Why can we say he's American or he's an American

but we can only say he's Polish and he's a Polish is wrong?

Is't the say with for instance French?


1 Answer 1


The are no rules. Some adjectives of nationality can be treated as nouns, an American, a Canadian, a Russian; others cannot: a Chinese, a Japanese, a British. You have to learn and research. That could include studying a list like the one here

From that site:

In some cases, a nationality or regional noun may be negatively corrolated for some people, for historic or political reasons. When this is the case, many people will not use it, but will instead use a more neutral adjective + "people" formulation or "people from" + country name. This is the case for the examples with an asterisk below. Alternative formulations, less likely to give offense, are given in parentheses.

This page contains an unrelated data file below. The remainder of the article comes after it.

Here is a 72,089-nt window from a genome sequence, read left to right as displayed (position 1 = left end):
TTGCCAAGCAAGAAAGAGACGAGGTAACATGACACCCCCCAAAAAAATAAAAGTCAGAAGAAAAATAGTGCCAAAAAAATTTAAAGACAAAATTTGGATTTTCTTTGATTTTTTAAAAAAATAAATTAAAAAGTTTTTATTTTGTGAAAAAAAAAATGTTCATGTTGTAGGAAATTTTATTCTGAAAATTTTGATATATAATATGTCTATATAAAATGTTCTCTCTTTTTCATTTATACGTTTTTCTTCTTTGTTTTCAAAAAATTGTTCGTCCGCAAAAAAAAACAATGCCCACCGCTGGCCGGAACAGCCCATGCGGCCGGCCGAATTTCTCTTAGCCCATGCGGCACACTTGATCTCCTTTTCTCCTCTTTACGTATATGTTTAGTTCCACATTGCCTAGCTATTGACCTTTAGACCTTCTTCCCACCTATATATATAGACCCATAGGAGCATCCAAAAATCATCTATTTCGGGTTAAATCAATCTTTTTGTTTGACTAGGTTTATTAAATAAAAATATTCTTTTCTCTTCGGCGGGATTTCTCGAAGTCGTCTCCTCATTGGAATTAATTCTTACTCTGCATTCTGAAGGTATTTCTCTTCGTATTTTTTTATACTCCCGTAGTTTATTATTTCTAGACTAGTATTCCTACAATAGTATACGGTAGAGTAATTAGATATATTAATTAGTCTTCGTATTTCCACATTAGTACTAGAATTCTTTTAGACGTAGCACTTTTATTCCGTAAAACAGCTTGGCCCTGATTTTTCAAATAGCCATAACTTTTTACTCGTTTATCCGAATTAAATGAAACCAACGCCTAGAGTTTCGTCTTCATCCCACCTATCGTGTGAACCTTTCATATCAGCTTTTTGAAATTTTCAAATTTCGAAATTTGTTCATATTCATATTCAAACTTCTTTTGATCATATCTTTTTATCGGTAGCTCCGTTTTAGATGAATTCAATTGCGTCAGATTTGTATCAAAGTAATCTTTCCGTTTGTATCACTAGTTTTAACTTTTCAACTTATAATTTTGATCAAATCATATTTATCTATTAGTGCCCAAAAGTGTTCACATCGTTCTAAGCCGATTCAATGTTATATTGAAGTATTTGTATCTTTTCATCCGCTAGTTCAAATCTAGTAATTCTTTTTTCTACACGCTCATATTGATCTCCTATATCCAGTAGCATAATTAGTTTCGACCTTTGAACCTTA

• 2
    In case of people from Poland there is a noun: "Pole". There is even a joke, where 3 polish mathematicians try to steal an airplane. They go into the cockpit and one starts to try to figure out how to start start the plane. One of the others urges him to hurry up and he answers: "I'm just a simple pole in a complex plane." (Mathematicians laugh at this point.)
    – bakunin
    Commented Nov 20, 2023 at 11:16
  • 1
    Or, similar: "What is the value of the contour integral over western Europe?" A: Zero, there are no poles in western Europe. Corrollary (this joke is quite old, Poland was not a member of the EU back then): Actually, there are few poles in western Europe, but they are removable.
    – bakunin
    Commented Nov 20, 2023 at 11:18
  • @bakunin Until I had it explained to me, I was genuinely puzzled as a 1950s London small child, to hear my parents, who had both served in the air force during the war, talk about 'poles' that they had known and liked. Also our next-door neighbours, who had a beautiful daughter the same age as me. Janina. This last fact makes me feel a certain kind of wistful regret for what might have been. Commented Nov 20, 2023 at 11:27
  • Increasingly these days we see Chinese used as a noun. Witness many printed instances of the sequence a Chinese who - nearly all of which will be references to a Chinese person. Commented Nov 20, 2023 at 13:11

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